Muslim rulers work in tandem with and for the interest of the West because their personal survival depends on it. Thus one is confronted with a curious paradox: while hundreds of millions of Muslims live in abject poverty their rulers lead a lifestyle that would be the envy of most people in the West. Expecting unity from such people is unrealistic. What Muslims and the Islamic movement must strive for is to change this situation but the question is: how? Getting rid of individual rulers may help assuage Muslim anger but it does not solve the fundamental problem of illegitimacy of the systems imposed in their societies. The Islamic movement must work to dismantle these systems rather than vent their anger by killing rulers, hateful as they may be. We can compare the situations in Iran and Egypt. In Iran, the Muslim masses led by a muttaqi leader, overthrew the oppressive order in 1979 and ushered in an Islamic system. In Egypt, the Muslims killed then President Anwar Sadat in October 1981 but they are faced with an even more oppressive dictator.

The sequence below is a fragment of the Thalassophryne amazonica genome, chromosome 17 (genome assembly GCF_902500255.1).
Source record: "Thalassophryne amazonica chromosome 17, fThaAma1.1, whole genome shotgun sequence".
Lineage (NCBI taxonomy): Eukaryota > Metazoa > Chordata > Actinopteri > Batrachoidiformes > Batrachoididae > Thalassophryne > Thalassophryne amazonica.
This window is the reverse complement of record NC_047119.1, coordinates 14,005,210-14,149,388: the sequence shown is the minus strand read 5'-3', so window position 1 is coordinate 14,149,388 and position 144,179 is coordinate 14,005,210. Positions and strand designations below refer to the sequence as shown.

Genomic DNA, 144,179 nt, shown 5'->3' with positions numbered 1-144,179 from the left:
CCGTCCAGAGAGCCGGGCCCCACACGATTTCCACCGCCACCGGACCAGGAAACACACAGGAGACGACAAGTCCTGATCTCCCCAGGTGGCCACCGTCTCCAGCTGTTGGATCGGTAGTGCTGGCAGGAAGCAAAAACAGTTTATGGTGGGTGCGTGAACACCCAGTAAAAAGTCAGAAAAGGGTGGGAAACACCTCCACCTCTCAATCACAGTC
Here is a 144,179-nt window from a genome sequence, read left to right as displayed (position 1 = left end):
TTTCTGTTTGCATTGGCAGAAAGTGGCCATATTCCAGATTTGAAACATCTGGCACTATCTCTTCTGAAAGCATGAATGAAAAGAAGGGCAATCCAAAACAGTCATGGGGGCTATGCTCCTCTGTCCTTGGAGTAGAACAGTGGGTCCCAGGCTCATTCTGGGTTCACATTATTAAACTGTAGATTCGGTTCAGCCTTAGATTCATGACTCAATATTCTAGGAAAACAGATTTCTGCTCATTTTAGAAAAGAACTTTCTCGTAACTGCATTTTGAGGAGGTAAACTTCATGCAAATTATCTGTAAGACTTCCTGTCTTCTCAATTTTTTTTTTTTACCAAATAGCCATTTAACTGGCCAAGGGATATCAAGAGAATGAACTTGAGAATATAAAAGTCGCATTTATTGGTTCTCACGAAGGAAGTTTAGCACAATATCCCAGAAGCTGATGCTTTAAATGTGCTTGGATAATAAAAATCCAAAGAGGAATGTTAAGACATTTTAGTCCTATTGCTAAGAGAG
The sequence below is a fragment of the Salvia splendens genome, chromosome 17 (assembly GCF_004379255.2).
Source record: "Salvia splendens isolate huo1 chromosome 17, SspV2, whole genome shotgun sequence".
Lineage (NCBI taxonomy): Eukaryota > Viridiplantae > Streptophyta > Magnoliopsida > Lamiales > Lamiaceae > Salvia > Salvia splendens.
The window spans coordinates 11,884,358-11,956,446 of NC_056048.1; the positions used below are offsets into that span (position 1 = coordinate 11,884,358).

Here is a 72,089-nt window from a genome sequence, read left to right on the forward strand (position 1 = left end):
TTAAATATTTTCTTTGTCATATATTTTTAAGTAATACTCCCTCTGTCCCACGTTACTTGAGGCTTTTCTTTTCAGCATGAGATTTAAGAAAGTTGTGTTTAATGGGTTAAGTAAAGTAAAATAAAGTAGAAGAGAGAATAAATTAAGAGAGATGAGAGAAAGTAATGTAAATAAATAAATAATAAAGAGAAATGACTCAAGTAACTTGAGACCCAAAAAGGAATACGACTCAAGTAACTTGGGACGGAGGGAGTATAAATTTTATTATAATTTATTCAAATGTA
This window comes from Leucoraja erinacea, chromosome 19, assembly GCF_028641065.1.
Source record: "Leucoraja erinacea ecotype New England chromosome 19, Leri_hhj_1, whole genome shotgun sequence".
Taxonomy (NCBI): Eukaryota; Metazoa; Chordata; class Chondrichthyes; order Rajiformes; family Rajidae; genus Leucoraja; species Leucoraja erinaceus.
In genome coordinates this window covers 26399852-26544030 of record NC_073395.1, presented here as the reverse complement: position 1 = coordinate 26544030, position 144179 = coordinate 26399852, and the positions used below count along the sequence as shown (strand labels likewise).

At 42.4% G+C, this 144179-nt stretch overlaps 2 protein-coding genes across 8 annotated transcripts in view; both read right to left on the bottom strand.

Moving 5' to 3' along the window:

How did Muslims end up in this sorry state? The answer lies in our history, both distant and recent. The seeds of disunity were sown in early Islamic history when the khilafah was subverted into mulukiyah. This was the fundamental breach in the divinely-inspired system that occurred so soon after the Prophet (s) left this world. The deviation at the core worked its way through the Islamic polity and a thousand years later Muslims were so weakened that they easily succumbed to the colonial onslaught. The nation-states that emerged from the bowels of colonialism were infected by the same germs that had weakened the Ummah in the first place. There was also a deadly virus attached to it: sectarianism. This virus has wreaked havoc in the Ummah and has been used to deadly effect by the enemies of Islam.